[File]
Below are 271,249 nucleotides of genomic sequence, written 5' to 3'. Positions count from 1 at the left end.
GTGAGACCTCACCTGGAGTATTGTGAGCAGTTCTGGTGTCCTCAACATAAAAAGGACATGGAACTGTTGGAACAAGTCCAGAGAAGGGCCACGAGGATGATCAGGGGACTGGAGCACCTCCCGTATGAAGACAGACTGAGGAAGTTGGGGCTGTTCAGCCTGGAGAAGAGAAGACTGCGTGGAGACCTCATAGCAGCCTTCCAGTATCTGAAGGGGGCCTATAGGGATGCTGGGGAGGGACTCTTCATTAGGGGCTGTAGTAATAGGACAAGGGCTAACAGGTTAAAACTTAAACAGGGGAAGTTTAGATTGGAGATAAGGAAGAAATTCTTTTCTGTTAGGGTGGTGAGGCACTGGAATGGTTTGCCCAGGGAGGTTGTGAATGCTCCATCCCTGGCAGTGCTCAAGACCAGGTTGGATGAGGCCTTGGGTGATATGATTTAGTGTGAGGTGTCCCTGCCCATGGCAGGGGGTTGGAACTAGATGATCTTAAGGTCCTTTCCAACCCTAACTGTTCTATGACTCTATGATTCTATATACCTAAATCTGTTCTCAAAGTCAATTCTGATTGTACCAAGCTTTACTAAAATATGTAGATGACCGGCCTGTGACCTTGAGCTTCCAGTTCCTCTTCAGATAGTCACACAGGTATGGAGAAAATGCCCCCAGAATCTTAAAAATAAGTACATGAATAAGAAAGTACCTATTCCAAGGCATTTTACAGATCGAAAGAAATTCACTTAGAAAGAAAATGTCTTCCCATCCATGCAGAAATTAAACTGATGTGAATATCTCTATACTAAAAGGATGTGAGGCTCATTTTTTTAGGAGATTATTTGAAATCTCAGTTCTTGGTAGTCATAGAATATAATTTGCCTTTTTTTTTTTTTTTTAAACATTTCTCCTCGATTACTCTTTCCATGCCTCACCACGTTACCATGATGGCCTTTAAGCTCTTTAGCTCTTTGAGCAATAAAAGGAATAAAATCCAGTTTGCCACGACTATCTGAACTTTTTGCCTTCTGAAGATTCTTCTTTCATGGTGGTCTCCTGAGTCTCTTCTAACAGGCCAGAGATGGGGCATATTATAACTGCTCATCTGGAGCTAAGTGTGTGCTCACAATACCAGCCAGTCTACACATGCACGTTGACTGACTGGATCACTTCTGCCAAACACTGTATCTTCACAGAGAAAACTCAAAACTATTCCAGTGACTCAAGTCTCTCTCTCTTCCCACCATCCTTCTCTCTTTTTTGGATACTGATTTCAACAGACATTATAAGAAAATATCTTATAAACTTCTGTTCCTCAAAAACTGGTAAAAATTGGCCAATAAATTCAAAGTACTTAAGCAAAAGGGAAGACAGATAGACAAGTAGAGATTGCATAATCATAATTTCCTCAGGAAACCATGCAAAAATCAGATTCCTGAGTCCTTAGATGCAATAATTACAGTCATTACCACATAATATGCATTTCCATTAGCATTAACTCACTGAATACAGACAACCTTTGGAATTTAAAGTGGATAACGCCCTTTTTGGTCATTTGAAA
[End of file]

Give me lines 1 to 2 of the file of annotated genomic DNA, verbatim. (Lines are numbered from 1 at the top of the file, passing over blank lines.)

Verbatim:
Below are 271,249 nucleotides of genomic sequence, written 5' to 3'. Positions count from 1 at the left end.
GTGAGACCTCACCTGGAGTATTGTGAGCAGTTCTGGTGTCCTCAACATAAAAAGGACATGGAACTGTTGGAACAAGTCCAGAGAAGGGCCACGAGGATGATCAGGGGACTGGAGCACCTCCCGTATGAAGACAGACTGAGGAAGTTGGGGCTGTTCAGCCTGGAGAAGAGAAGACTGCGTGGAGACCTCATAGCAGCCTTCCAGTATCTGAAGGGGGCCTATAGGGATGCTGGGGAGGGACTCTTCATTAGGGGCTGTAGTAATAGGACAAGGGCTAACAGGTTAAAACTTAAACAGGGGAAGTTTAGATTGGAGATAAGGAAGAAATTCTTTTCTGTTAGGGTGGTGAGGCACTGGAATGGTTTGCCCAGGGAGGTTGTGAATGCTCCATCCCTGGCAGTGCTCAAGACCAGGTTGGATGAGGCCTTGGGTGATATGATTTAGTGTGAGGTGTCCCTGCCCATGGCAGGGGGTTGGAACTAGATGATCTTAAGGTCCTTTCCAACCCTAACTGTTCTATGACTCTATGATTCTATATACCTAAATCTGTTCTCAAAGTCAATTCTGATTGTACCAAGCTTTACTAAAATATGTAGATGACCGGCCTGTGACCTTGAGCTTCCAGTTCCTCTTCAGATAGTCACACAGGTATGGAGAAAATGCCCCCAGAATCTTAAAAATAAGTACATGAATAAGAAAGTACCTATTCCAAGGCATTTTACAGATCGAAAGAAATTCACTTAGAAAGAAAATGTCTTCCCATCCATGCAGAAATTAAACTGATGTGAATATCTCTATACTAAAAGGATGTGAGGCTCATTTTTTTAGGAGATTATTTGAAATCTCAGTTCTTGGTAGTCATAGAATATAATTTGCCTTTTTTTTTTTTTTTTAAACATTTCTCCTCGATTACTCTTTCCATGCCTCACCACGTTACCATGATGGCCTTTAAGCTCTTTAGCTCTTTGAGCAATAAAAGGAATAAAATCCAGTTTGCCACGACTATCTGAACTTTTTGCCTTCTGAAGATTCTTCTTTCATGGTGGTCTCCTGAGTCTCTTCTAACAGGCCAGAGATGGGGCATATTATAACTGCTCATCTGGAGCTAAGTGTGTGCTCACAATACCAGCCAGTCTACACATGCACGTTGACTGACTGGATCACTTCTGCCAAACACTGTATCTTCACAGAGAAAACTCAAAACTATTCCAGTGACTCAAGTCTCTCTCTCTTCCCACCATCCTTCTCTCTTTTTTGGATACTGATTTCAACAGACATTATAAGAAAATATCTTATAAACTTCTGTTCCTCAAAAACTGGTAAAAATTGGCCAATAAATTCAAAGTACTTAAGCAAAAGGGAAGACAGATAGACAAGTAGAGATTGCATAATCATAATTTCCTCAGGAAACCATGCAAAAATCAGATTCCTGAGTCCTTAGATGCAATAATTACAGTCATTACCACATAATATGCATTTCCATTAGCATTAACTCACTGAATACAGACAACCTTTGGAATTTAAAGTGGATAACGCCCTTTTTGGTCATTTGAAA